14468 cr points
Send Message: Send PM GB Post
26 / M / Houma
Offline
Posted 11/3/14 , edited 11/3/14
By the 2nd paragraph of that link I would say merely potentially making someone uncomfortable fits their very loose definition of harassment. Also because of this I (rarely) feel uncomfortable at jumping into conversations where I feel I can contribute highly relevant and useful information (simply because that's what I do...)

If I were to wrongly (or even correctly) perceive that they viewed me as a potential threat does that mean they are harassing me? That is the ridiculousness of this loose definition that seems to always be interpreted to suit an agenda. Prosecutors do this all the time... seriously look up the loose definitions of "hacking" that they have charged people with.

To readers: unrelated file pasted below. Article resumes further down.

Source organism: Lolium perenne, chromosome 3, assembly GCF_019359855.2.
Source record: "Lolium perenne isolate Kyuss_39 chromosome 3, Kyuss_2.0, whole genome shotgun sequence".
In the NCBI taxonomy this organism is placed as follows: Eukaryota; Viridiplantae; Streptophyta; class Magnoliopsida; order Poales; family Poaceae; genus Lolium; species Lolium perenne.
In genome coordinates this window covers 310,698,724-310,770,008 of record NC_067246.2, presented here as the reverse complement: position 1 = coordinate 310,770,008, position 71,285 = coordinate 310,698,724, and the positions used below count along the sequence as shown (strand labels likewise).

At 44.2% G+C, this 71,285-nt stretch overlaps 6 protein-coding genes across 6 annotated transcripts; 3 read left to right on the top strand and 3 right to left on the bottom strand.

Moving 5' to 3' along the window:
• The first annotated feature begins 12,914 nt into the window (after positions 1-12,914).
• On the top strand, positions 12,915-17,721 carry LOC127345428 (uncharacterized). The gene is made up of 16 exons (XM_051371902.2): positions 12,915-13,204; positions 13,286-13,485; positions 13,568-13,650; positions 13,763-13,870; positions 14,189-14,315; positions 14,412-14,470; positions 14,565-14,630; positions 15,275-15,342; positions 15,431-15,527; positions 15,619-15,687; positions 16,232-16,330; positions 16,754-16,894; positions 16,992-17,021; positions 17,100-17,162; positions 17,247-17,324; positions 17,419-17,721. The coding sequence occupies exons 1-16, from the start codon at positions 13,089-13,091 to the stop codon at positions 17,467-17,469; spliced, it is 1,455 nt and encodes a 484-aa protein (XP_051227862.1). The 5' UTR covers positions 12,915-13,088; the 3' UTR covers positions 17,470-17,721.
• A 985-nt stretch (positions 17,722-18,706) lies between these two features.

Some random girl hit on me at a clinic lobby a few months ago... I thought it was odd... it wasn't invited in the least (I didn't even look) but is it harassment? NO

Even if the interaction was spurred by attraction it really shouldn't be considered harassment unless they were being rude, closing distance, or continuing to speak after rejection/ignorance.

Objectification... I really do hate the usage of that word... the way people will blanket it on attraction... the only ones who seriously wouldn't care about anything else other than your body are headcases...

It is a great thing to consider the feelings of others but there has to be a line. People need to be a little more thick-skinned about these things and if you feel threatened you should take the general safety precautions that you probably should be taking anyway. I am a very strong guy (and before I tore my achilles I was bit fast too) but I am no fool. I avoid any areas or situations where it would be easy to attack me without public interference.